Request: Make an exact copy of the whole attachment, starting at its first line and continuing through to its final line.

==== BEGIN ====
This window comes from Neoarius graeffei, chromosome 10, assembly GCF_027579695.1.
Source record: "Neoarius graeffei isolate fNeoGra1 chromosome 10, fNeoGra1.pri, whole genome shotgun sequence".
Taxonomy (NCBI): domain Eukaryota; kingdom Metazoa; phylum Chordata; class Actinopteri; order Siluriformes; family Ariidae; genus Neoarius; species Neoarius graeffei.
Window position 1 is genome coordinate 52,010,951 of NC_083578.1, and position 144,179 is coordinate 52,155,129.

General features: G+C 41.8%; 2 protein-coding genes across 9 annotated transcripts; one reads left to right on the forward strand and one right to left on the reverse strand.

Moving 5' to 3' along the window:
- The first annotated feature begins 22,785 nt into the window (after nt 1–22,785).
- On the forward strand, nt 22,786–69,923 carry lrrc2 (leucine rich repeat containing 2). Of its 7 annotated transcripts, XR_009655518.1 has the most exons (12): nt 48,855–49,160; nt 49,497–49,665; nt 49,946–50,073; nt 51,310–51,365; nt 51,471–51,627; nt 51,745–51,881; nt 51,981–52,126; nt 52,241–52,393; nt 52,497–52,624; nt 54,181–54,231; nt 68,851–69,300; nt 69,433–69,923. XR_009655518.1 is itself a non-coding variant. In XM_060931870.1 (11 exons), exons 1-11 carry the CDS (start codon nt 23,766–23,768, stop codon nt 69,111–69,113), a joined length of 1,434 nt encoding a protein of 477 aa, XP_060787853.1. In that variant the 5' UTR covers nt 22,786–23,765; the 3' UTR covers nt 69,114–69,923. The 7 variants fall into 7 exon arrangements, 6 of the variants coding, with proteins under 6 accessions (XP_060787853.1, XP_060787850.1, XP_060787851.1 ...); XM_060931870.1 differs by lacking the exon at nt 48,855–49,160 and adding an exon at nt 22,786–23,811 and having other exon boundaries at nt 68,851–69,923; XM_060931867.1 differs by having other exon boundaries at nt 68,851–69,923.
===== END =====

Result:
This window comes from Neoarius graeffei, chromosome 10, assembly GCF_027579695.1.
Source record: "Neoarius graeffei isolate fNeoGra1 chromosome 10, fNeoGra1.pri, whole genome shotgun sequence".
Taxonomy (NCBI): domain Eukaryota; kingdom Metazoa; phylum Chordata; class Actinopteri; order Siluriformes; family Ariidae; genus Neoarius; species Neoarius graeffei.
Window position 1 is genome coordinate 52,010,951 of NC_083578.1, and position 144,179 is coordinate 52,155,129.

General features: G+C 41.8%; 2 protein-coding genes across 9 annotated transcripts; one reads left to right on the forward strand and one right to left on the reverse strand.

Moving 5' to 3' along the window:
- The first annotated feature begins 22,785 nt into the window (after nt 1–22,785).
- On the forward strand, nt 22,786–69,923 carry lrrc2 (leucine rich repeat containing 2). Of its 7 annotated transcripts, XR_009655518.1 has the most exons (12): nt 48,855–49,160; nt 49,497–49,665; nt 49,946–50,073; nt 51,310–51,365; nt 51,471–51,627; nt 51,745–51,881; nt 51,981–52,126; nt 52,241–52,393; nt 52,497–52,624; nt 54,181–54,231; nt 68,851–69,300; nt 69,433–69,923. XR_009655518.1 is itself a non-coding variant. In XM_060931870.1 (11 exons), exons 1-11 carry the CDS (start codon nt 23,766–23,768, stop codon nt 69,111–69,113), a joined length of 1,434 nt encoding a protein of 477 aa, XP_060787853.1. In that variant the 5' UTR covers nt 22,786–23,765; the 3' UTR covers nt 69,114–69,923. The 7 variants fall into 7 exon arrangements, 6 of the variants coding, with proteins under 6 accessions (XP_060787853.1, XP_060787850.1, XP_060787851.1 ...); XM_060931870.1 differs by lacking the exon at nt 48,855–49,160 and adding an exon at nt 22,786–23,811 and having other exon boundaries at nt 68,851–69,923; XM_060931867.1 differs by having other exon boundaries at nt 68,851–69,923.